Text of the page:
Maryland Governor Fighting Cancer Responds to Allegations from Blogger that His Chemotherapy Makes Him ‘Mean’

Larry Hogan
Larry Hogan / Facebook
• August 5, 2015 12:55 pm


Gov. Larry Hogan (R., Md.) took to Facebook to respond to a local blogger’s accusations that Hogan’s baldness and chemotherapy treatment are to blame for his policy, specifically ordering the closure of the Baltimore City Detention Center earlier this month.

"A ‘columnist’ called me nasty and mean for not giving Democratic legislators prior notice of our plan to close the Baltimore City Detention Center," Hogan wrote on Facebook. "He even blamed it on my cancer."

The columnist, Barry Rascovar, published the opinion piece in the online Maryland Reporter on August 2, openly wondering what happened to the "friendly, smiling, easy-going Larry Hogan."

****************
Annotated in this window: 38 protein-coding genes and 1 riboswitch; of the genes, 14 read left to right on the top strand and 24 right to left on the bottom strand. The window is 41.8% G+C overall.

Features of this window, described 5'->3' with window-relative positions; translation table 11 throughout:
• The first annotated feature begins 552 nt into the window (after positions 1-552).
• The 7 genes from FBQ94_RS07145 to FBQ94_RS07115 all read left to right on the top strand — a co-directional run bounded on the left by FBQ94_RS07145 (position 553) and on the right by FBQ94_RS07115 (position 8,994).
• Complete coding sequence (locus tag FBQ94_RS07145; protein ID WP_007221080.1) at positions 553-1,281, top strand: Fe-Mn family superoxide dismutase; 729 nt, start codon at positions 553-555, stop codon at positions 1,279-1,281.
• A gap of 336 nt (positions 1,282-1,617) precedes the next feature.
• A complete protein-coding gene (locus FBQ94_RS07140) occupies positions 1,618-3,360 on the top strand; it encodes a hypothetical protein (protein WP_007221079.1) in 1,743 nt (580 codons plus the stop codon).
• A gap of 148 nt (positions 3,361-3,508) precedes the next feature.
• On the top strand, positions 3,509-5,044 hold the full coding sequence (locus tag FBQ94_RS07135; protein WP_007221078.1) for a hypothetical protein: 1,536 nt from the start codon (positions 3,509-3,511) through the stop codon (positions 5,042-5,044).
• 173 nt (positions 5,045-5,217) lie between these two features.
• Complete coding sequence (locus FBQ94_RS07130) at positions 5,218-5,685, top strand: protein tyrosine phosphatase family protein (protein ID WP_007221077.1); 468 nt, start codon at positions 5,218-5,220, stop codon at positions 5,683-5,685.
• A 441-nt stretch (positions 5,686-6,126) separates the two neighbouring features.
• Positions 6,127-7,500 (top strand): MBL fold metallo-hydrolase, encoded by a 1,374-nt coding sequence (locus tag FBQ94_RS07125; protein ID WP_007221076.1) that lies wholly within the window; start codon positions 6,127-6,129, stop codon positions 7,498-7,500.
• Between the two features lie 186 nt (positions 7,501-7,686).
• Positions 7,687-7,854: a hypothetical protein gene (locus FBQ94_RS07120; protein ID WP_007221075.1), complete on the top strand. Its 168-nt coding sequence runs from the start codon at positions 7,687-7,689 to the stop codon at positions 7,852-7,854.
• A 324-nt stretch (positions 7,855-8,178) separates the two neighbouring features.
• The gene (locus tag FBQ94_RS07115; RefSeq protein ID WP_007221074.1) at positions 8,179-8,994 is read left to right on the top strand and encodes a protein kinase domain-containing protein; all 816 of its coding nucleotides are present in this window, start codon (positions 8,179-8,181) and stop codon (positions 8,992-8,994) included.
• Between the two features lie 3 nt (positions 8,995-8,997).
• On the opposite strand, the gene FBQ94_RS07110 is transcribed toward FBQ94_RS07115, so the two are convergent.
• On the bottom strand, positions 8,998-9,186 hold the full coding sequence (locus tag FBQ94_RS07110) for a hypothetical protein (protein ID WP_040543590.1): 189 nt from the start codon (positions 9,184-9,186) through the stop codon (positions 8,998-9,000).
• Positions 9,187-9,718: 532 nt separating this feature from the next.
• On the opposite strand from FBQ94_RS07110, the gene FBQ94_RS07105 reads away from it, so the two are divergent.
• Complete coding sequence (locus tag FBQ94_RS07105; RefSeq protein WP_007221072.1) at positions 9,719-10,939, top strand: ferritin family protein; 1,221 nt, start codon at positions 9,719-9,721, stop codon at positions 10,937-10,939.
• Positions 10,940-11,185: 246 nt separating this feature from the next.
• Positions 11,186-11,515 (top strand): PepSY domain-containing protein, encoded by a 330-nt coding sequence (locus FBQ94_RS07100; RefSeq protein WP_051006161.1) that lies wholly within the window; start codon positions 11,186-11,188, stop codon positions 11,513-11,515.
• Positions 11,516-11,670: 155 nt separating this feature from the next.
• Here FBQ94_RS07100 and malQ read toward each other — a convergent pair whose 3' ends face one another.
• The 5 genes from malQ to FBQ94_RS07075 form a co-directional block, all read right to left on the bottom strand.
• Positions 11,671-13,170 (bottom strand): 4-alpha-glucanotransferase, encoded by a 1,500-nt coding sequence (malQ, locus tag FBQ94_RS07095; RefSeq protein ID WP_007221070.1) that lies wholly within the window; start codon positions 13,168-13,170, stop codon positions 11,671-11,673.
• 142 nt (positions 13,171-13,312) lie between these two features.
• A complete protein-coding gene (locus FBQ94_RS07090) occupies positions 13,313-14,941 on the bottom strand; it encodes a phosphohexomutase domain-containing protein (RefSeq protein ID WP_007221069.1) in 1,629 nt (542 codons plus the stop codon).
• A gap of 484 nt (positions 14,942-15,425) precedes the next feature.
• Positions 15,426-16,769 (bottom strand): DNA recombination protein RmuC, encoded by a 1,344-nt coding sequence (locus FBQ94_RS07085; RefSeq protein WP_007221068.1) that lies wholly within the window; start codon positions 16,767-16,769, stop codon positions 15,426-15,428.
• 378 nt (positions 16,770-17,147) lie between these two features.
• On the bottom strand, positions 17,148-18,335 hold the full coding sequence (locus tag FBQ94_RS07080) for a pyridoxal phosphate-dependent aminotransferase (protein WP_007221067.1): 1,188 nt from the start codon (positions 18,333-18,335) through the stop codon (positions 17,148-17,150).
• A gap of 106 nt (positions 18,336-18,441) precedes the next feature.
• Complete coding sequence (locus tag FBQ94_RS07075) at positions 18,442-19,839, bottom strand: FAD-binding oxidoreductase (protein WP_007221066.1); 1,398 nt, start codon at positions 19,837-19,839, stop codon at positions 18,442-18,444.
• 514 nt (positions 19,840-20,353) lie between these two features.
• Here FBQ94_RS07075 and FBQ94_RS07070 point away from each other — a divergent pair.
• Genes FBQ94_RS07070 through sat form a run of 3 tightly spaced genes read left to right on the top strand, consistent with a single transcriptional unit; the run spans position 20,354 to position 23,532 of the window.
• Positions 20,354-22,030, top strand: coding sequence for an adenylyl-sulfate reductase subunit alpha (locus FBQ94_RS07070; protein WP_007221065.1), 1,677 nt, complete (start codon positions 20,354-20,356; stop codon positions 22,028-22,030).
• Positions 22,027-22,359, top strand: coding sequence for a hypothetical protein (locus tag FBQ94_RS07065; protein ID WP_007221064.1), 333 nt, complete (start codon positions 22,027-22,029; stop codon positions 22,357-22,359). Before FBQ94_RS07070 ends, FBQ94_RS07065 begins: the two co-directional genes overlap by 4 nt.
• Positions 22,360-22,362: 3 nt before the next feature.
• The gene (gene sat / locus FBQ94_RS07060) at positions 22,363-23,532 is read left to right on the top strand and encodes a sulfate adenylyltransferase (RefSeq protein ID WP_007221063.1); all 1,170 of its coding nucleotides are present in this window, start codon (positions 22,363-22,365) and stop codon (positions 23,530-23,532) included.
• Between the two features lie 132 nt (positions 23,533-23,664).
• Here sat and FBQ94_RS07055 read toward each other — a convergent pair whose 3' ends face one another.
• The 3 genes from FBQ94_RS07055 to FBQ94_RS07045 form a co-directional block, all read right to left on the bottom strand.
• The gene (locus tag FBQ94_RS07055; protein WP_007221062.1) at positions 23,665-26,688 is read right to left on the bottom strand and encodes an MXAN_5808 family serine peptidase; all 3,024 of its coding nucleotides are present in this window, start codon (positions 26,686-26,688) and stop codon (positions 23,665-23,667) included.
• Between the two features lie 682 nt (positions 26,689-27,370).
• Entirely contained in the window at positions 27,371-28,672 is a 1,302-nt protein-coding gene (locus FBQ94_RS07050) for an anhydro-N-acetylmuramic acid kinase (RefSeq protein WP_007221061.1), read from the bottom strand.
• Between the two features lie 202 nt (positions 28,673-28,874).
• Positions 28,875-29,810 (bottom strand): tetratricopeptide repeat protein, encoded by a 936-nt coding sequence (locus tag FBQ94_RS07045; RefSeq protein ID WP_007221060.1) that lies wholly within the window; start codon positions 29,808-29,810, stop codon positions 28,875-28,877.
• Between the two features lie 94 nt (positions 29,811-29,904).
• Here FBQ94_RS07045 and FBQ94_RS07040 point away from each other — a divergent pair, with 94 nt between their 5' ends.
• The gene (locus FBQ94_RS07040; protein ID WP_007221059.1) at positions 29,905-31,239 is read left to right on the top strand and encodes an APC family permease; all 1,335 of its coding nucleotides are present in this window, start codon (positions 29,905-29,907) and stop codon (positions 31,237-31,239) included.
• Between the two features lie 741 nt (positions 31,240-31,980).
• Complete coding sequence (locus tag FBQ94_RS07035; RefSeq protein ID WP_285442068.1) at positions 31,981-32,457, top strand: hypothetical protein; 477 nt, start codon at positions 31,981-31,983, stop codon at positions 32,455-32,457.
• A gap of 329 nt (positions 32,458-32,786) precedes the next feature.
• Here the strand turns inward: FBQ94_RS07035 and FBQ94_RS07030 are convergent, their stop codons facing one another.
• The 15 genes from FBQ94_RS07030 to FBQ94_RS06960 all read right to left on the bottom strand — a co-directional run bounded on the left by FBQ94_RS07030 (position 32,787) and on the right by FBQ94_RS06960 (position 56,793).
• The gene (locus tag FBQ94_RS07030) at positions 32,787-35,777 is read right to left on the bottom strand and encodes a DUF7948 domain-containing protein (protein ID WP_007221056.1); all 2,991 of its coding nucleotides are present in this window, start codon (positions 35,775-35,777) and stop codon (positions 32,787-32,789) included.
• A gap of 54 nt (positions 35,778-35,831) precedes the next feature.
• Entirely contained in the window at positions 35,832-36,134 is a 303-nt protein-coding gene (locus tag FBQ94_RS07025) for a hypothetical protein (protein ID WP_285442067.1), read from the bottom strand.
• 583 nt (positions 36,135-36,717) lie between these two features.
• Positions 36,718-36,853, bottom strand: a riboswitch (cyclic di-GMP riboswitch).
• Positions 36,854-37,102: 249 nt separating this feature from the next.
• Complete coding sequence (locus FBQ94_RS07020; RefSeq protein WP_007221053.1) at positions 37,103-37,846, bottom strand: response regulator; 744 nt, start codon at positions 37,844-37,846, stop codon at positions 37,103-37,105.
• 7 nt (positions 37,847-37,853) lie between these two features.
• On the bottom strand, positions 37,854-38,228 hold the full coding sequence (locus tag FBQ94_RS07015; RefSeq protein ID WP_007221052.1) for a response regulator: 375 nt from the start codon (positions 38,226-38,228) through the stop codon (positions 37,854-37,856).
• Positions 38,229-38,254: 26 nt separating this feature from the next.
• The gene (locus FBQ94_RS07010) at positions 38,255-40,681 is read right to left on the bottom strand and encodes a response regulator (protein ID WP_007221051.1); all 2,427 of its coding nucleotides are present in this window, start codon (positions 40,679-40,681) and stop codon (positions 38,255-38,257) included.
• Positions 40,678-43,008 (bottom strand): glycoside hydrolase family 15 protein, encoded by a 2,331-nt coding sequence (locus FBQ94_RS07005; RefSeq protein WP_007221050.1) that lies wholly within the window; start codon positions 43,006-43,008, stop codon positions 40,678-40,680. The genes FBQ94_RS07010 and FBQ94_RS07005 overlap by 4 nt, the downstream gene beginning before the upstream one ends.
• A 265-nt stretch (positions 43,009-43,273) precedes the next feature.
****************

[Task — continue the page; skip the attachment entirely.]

"Perhaps he’s spent too much time with his pal, New Jersey Gov. Chris Christie, the combative presidential hopeful with the mouth that roars," Rascovar said.

"Perhaps his hairless Kojack look, as well as his tough chemotherapy sessions, help explain what’s going on."

Rascovar included a list of grievances from Hogan’s actions that are "alienating democrats," among those included the decision to order the immediate closure of the Baltimore City Detention Center, which houses more than 700 detainees, allegedly without notifying local officials of the plans to do so.

"[F]or safety reasons we could not leak this plan in advance [due] to the gang leaders and criminals running the jail. But, we did give notice early that day to legislative leaders in advance," Hogan said in his response.

"In spite of 10 days of 24 hour chemo I haven't become mean and nasty, I'm still the same nice guy I have always been, and we are still accomplishing great things for Maryland," Hogan said.

In response to the Washington Free Beacon’s request for comment, Rascovar replied that "[t]he governor put his own spin on what's been happening in his Facebook post, which all politicians do. But the facts—and his own words at the jail-closing announcement in Baltimore—tell a different story."